Friday, April 30, 2010

A stoic stands on bridge of woes

A stoic stands on bridge of woes

Civic leader vows to solve issues related to water, sewage and garbage

Kavitha Nambiar and Sandhya KS

Clad in white shirt and cream trousers, K Chandrashekar comes out smiling to undertake a yatra with DNA in Jeevanbhima Nagar ward. For a civic leader just voted in, he maintains a stoic's poise to a stream of complaints.
"I want to see the lesser privileged in my ward get basic facilities including good education during my term," he declares his vision as he gets into the car.
Along, people who see him raise their hands in salute and he responds. The first stop is at an unnamed park recently built on HAL IIIrd Stage 16th Main. In the park, residents' representatives receive him. As proposed by the corporator, they have set the stage for an interaction with him.
The meeting begins. Those present say in one voice they will stand by him in solving the ward's 'bruhat' problems: water, sewage, and garbage. Other issues like parks and playgrounds will come next. "We assure you all support, sir," says KP Ramakrishna, an engineer.
Talks invariably veer round to water scarcity. It is a pan-Bangalore problem, everybody agrees. But that will hardly console the parched throats.
"We must do rainwater harvesting this monsoon," says a participant. "Cauvery water will have to be brought to all areas at the earliest," another voice says.
"I've arranged more water tankers for the time being and deeper bore wells will come up," Chandrashekar tells them.
Garbage, he says, needs immediate attention. For a start, he has asked for more manpower and frequency in garbage collection. Defective street lights will be replaced and stray dogs will be sterilised.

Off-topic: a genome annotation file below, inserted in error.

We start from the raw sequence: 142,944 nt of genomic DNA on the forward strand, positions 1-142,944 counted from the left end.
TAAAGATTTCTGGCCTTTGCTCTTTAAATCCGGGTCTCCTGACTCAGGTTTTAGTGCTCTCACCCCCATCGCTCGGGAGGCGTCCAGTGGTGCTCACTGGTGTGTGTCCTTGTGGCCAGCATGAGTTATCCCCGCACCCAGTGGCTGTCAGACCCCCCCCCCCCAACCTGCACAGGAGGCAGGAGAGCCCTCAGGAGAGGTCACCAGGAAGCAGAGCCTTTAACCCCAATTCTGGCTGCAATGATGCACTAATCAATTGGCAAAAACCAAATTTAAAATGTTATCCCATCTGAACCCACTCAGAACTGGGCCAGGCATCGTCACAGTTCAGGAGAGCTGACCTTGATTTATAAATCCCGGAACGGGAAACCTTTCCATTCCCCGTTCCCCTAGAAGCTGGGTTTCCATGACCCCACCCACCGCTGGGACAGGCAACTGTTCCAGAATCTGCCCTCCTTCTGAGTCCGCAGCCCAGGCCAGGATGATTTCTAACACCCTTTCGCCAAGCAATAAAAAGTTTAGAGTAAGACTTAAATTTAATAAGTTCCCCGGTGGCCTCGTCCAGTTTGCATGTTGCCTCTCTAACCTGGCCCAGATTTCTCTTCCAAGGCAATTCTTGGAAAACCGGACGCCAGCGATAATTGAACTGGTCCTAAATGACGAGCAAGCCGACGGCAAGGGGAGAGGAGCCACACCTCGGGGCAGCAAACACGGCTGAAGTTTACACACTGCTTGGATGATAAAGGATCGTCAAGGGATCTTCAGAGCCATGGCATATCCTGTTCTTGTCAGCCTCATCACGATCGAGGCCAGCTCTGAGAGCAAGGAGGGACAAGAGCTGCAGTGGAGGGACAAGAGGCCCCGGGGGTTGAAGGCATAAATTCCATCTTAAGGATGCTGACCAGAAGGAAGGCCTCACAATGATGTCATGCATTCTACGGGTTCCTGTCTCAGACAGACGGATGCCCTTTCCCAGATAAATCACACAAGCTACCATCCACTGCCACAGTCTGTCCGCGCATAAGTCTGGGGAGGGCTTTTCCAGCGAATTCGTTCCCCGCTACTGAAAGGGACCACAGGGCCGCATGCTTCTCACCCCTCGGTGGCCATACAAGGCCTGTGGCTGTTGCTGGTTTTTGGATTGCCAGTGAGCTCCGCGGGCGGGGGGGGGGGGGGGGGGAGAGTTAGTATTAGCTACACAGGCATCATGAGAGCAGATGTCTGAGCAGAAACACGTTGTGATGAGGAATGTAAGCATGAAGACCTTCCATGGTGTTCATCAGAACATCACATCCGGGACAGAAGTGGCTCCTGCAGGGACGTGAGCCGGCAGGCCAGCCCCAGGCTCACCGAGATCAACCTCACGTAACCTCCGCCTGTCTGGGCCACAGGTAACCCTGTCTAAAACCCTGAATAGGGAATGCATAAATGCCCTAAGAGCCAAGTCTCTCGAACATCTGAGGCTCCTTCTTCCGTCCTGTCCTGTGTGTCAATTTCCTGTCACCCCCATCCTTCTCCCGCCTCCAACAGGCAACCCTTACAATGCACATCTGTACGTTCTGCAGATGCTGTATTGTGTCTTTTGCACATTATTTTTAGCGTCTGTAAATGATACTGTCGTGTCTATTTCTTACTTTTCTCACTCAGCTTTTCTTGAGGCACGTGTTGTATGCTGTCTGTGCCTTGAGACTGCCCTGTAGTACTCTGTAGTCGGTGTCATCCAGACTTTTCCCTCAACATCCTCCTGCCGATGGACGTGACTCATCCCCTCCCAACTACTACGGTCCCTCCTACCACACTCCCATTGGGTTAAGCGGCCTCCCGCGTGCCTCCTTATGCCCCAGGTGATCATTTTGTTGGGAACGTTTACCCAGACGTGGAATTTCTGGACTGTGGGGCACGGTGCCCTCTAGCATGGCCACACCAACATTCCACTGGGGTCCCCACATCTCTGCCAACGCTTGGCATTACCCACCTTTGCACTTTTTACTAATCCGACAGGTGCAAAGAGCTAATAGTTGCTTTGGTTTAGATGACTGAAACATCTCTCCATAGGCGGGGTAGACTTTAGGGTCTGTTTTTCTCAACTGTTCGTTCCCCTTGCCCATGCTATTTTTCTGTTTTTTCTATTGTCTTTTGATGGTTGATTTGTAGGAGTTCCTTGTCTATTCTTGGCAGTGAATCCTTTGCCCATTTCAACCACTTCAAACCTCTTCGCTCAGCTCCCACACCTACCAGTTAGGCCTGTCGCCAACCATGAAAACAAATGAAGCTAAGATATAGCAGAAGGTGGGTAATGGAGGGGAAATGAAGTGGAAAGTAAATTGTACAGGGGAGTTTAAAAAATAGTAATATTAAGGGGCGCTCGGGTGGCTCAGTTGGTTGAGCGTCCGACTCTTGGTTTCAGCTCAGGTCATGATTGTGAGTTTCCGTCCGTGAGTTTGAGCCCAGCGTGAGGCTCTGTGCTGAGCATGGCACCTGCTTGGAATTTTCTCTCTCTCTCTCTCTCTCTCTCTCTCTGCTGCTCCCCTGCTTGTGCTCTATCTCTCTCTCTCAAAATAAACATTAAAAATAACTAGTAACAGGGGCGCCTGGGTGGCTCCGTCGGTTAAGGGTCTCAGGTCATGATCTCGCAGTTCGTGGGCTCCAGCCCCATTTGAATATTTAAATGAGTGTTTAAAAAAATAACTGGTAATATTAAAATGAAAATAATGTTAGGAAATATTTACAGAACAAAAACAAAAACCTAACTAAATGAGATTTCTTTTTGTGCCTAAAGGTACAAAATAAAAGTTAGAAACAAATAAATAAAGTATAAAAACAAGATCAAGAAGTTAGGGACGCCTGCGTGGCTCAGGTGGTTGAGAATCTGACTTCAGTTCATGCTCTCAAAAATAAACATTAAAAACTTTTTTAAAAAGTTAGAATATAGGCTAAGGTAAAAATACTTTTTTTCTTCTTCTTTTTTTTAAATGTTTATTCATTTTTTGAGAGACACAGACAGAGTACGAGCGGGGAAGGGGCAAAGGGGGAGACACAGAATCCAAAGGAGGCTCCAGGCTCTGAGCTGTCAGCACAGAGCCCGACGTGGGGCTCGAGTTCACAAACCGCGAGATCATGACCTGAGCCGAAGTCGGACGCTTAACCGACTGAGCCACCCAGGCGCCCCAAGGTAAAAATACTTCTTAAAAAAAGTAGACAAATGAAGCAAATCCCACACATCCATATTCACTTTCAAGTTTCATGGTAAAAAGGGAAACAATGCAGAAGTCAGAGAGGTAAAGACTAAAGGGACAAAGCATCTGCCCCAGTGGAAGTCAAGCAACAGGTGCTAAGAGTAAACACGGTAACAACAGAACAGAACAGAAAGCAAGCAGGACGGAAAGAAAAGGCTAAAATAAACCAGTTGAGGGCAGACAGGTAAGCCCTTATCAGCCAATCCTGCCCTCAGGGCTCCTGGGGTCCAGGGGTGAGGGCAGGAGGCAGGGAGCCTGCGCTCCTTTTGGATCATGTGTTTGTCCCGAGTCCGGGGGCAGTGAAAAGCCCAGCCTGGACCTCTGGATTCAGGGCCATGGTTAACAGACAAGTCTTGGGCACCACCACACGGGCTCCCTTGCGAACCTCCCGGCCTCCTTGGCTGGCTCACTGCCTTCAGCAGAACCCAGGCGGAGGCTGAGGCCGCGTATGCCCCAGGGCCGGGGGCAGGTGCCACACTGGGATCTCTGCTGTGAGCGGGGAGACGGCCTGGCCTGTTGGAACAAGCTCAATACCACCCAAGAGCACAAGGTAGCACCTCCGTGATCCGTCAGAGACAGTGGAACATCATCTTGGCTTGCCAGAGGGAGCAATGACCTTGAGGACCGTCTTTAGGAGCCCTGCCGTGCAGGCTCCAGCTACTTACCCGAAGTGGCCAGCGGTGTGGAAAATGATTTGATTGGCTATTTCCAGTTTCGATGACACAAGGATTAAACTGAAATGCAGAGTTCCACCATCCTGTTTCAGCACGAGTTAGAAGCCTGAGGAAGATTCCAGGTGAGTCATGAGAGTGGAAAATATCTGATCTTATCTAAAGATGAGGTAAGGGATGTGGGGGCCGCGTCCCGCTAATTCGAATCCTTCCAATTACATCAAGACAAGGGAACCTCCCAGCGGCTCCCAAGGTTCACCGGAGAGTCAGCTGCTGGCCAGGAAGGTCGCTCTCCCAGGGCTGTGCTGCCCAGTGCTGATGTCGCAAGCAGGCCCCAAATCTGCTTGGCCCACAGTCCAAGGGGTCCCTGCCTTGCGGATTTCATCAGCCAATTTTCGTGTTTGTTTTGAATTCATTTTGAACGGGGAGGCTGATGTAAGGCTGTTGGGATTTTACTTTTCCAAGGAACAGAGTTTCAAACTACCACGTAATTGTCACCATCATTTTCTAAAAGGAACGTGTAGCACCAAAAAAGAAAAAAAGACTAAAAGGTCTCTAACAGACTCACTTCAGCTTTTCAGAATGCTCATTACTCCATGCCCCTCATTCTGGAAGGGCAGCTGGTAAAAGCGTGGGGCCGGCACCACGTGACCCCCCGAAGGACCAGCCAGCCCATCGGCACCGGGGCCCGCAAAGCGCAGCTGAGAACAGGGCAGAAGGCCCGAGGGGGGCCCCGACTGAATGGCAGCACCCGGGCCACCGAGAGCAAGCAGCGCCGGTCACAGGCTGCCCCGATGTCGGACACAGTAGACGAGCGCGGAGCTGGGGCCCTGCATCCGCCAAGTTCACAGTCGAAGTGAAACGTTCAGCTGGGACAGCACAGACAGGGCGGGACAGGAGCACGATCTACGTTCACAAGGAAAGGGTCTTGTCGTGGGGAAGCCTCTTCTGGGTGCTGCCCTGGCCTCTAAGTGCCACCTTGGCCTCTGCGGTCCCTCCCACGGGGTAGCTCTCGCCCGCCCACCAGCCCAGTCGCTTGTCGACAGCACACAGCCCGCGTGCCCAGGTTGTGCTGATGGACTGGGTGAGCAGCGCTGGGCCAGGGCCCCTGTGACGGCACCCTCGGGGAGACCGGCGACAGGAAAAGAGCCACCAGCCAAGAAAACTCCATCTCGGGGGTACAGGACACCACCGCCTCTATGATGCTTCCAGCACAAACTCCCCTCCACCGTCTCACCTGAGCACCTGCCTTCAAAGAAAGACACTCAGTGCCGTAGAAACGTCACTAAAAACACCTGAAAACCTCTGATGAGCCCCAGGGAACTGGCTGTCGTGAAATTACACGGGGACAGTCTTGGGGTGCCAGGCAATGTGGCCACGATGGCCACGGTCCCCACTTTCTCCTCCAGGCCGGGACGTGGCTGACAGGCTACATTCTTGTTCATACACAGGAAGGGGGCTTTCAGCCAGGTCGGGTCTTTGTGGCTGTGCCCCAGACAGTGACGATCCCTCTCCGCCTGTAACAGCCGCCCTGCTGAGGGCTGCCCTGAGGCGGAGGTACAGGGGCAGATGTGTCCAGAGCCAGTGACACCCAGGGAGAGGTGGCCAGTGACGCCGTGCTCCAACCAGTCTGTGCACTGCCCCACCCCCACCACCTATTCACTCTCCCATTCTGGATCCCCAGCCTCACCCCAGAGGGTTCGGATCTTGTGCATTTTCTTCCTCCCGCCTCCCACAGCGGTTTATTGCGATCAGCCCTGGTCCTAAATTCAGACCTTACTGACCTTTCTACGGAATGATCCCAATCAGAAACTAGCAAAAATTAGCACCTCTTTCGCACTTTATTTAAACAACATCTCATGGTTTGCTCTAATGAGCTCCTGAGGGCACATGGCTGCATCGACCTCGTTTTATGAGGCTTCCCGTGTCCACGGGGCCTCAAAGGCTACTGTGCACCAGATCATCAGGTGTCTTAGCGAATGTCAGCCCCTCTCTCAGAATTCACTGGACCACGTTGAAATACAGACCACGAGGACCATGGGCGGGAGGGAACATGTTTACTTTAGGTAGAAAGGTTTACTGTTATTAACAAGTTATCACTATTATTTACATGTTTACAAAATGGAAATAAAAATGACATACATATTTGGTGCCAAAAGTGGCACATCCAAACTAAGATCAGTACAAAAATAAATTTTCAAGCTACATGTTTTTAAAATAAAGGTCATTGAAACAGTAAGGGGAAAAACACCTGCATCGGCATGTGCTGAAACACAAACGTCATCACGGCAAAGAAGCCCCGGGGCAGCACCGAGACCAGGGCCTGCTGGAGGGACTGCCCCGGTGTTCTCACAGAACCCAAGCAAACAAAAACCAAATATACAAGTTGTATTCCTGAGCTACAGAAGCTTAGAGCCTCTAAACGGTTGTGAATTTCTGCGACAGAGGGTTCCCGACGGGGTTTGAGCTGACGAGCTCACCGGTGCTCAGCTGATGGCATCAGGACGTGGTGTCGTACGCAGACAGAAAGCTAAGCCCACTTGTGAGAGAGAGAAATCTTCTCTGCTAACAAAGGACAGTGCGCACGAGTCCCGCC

Sandhanam, a home maker, is worried about the utter lack of playfields for children. "I don't know what to do. Where will the kids play?" she asks the corporator.
She says she'd love to have a good park and playfield in her ward first. "Okay, we now have a park, but will you make an effort to get us a commodious ground so that children won't have to run up to the road to play," she asks him. "Sure," Chandrashekar assures her. "But," he is quick to point out, "all available spaces have been occupied by buildings. Finding space is going to be a hellish problem."
Residents want to know who gave away all the land to builders. That query remains unanswered.
From the park, the corporator goes to Ambedkar slum in Kodihalli. He says most parts of his wards such as HAL I, II, III, and Jeevanbhima Nagar have no insurmountable problem. Once water scarcity and garbage issues are solved, what one should do in these parts is life-enhancing works such as more shopping facility, entertainment facility, playfields, and parks.
The slums are a different story. He does not hide the fact that these are the very people who religiously go out and vote and are promptly forgotten. "I, for one, wouldn't do that," he pledges.
The slum-dwellers unload a ton of complaints which are too familiar to all and sundry. He tells them about his commitment to make thing better for them. He then goes to Domlur flyover where he says his next biggest challenge awaits. Under the bridge flows a vast sheet of squalid water that is a mix of storm water and sewage which during the monsoon takes a horrible shape and enters nearby homes. "It's too fearsome to recall," is how he dubs it. "Part of 18th Main HAL IInd Stage is always severely hit," the civic leader says.
Absence of proper storm water drains is the major reason for flooding during monsoon. "About 500 houses in Kodihalli are directly affected due to the bad drainage, which leads the dirty water into the houses and raises health issues," says Narasimhan, a resident of IInd Stage. An 11-ft protective wall built earlier had proved effective. The corporator plans to extent it so that maximum number of homes could be protected.


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